As many Montanans may know, this state was built on railways. Beginning in 1880 when the tracks first linked us to the rest of the nation, railroads played a key role in transporting livestock, grain and passengers from the West Coast to the Atlantic. Although the second half of the 20th century into the beginning of the 21st has been a difficult time for passenger rail travel, I believe it is key to strengthening our state as we look to support a growing population.
For 100 years the major population centers of Montana were connected by passenger trains until service was cut in 1979. I can imagine the excitement of watching the "North Coast Hiawatha" pull into the local station. Before the cancellation of passenger service, Missoula, Butte, Bozeman and Billings had a train running through them three times per week. According to then Secretary of Transport Brock Adams, the route was on the chopping block because it was not able to recover its operating costs. Despite numerous fearsome attempts to protect the line, the last blow was finally struck.
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After more than 40 years many Montanans are looking back on that fateful decision with confusion and regret. Of any route which wandered through Montana, why would we cut the one which passed through four of our biggest towns? Amtrak, with the help of growing ridership and a refortified budget, seems to have halted its retreat and is looking to regain lost ground. Composed of 19 counties, three Native American tribes and broad public interest, the Big Sky Passenger Rail Authority (BSPRA) was formed in 2020 to enhance and expand rail travel in Montana.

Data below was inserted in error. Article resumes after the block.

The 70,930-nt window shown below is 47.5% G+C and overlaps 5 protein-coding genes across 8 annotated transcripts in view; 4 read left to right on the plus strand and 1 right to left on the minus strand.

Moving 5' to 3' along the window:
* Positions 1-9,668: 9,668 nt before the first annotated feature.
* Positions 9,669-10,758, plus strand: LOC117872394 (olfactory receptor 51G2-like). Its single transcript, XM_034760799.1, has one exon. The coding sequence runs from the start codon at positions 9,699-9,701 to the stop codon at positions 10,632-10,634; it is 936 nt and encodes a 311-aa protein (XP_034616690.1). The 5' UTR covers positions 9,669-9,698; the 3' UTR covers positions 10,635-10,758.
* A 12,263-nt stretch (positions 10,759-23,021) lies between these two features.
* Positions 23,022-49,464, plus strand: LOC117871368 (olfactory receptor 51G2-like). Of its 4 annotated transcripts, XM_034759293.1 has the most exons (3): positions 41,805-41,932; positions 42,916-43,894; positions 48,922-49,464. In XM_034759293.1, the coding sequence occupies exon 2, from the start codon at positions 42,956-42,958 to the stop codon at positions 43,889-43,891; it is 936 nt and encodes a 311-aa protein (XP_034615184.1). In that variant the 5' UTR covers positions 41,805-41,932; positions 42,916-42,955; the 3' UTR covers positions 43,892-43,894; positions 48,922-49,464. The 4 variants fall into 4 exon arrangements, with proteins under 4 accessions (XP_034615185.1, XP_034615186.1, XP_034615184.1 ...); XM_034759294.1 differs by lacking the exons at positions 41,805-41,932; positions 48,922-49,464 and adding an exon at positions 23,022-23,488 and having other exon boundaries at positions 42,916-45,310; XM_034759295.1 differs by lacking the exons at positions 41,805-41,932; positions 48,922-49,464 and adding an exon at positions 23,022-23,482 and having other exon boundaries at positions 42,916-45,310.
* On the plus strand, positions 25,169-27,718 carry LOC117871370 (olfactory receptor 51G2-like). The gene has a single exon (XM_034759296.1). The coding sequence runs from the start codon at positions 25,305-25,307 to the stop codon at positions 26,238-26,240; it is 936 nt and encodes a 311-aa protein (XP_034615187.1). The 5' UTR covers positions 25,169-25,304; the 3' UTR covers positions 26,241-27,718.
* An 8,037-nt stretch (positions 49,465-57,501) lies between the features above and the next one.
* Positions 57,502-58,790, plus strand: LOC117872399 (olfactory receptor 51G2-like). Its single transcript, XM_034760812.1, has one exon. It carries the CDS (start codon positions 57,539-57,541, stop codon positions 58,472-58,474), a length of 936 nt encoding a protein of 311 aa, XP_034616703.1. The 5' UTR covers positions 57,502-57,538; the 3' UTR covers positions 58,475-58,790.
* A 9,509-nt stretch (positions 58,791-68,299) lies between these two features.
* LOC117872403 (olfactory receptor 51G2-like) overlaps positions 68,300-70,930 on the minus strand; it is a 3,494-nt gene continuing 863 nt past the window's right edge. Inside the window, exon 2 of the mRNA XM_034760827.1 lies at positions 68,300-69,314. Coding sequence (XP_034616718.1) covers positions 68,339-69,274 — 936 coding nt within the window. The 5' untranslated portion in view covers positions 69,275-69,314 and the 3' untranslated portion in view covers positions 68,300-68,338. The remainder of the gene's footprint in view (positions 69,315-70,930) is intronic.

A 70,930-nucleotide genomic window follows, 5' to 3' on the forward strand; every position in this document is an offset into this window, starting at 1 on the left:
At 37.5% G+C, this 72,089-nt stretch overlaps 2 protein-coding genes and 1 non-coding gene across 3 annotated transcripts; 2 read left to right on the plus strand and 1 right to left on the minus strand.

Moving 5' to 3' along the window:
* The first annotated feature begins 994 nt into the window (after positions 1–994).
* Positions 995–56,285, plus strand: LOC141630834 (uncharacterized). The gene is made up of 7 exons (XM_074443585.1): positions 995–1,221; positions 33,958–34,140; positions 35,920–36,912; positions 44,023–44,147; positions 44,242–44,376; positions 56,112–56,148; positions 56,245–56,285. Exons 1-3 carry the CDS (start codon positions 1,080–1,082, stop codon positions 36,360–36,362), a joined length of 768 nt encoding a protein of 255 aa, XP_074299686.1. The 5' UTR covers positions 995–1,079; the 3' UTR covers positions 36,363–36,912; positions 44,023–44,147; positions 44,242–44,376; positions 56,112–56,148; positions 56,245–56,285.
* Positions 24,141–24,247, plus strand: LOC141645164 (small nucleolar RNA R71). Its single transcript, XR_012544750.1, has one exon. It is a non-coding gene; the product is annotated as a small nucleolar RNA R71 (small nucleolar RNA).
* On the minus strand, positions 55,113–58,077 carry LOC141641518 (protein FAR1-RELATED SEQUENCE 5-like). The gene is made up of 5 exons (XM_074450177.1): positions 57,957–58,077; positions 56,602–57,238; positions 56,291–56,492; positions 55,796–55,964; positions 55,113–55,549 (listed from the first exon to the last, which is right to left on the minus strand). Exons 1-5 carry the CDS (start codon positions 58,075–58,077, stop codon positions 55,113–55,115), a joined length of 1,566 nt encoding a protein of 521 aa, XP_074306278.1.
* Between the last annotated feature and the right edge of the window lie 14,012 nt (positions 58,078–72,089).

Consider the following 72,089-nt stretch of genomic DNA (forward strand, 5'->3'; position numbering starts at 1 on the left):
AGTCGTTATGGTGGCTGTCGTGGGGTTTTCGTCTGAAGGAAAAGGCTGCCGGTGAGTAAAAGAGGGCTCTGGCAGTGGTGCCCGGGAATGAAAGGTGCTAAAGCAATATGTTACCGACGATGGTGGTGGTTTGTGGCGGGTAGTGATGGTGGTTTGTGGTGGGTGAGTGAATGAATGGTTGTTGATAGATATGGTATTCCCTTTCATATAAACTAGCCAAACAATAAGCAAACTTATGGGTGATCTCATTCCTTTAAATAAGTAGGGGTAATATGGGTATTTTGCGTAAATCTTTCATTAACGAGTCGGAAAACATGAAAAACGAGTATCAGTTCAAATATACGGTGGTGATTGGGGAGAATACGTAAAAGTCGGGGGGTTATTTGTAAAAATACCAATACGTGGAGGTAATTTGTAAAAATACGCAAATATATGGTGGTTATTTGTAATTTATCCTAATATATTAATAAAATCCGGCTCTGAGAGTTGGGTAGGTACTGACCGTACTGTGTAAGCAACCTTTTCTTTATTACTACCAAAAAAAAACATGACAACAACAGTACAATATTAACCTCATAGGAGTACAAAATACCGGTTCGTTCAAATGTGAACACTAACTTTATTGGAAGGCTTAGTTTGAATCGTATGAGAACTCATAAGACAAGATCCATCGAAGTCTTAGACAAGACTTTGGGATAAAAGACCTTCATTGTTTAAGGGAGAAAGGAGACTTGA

In a report compiled by the Rail Passengers Association, the largest passenger rail advocacy group in the United States, in 2021, the benefits of restoring coverage to the North Coast Hiawatha would outweigh the costs by a significant margin. Per their estimate, the service would inject an additional $271 million annually into the seven states along its route. In Montana alone, the annual contribution would be $44 million. What’s more, ticket purchases would offset estimated operation costs by 66%, giving us even more bang for our buck. When considering that the annual operations expenditure of $21 million would lead to the regional inflow of $271 million each year, this price tag would not be a sore spot for long.
We can talk about the financial figures all day, but where the true benefits lie is in what this project would do for Montanans on an everyday basis. The resumption of passenger rail could provide transport for 29,000 Montanans who currently have no means to travel. For those without a car, passenger rail could be their only way to visit out-of-town family and friends. The highways of Montana are among the deadliest in the United States; with the presence of a passenger rail route offering an alternative to highway travel, many anxious families seeing their children and loved ones off wouldn’t have to worry nearly as much about bad weather conditions, deer running onto the road, or reckless drivers.
Beyond the extra service it would provide, there is also a certain sense of wonder that comes along with taking the train that is hard to describe. Rather than having to keep a focused eye while driving down I-90, you could instead buy a cup of coffee and read, watch a movie, or take a nap: the choice would be yours.
In recent years we have been reminded that Montana does not lie too far off the beaten path, and our state’s cities have begun to show it. In order to get ahead of this population growth, it is essential that we as a state begin investing into long-term solutions to existing problems. In Montana, passenger rail development is the perfect combination of old and new, tradition and innovation.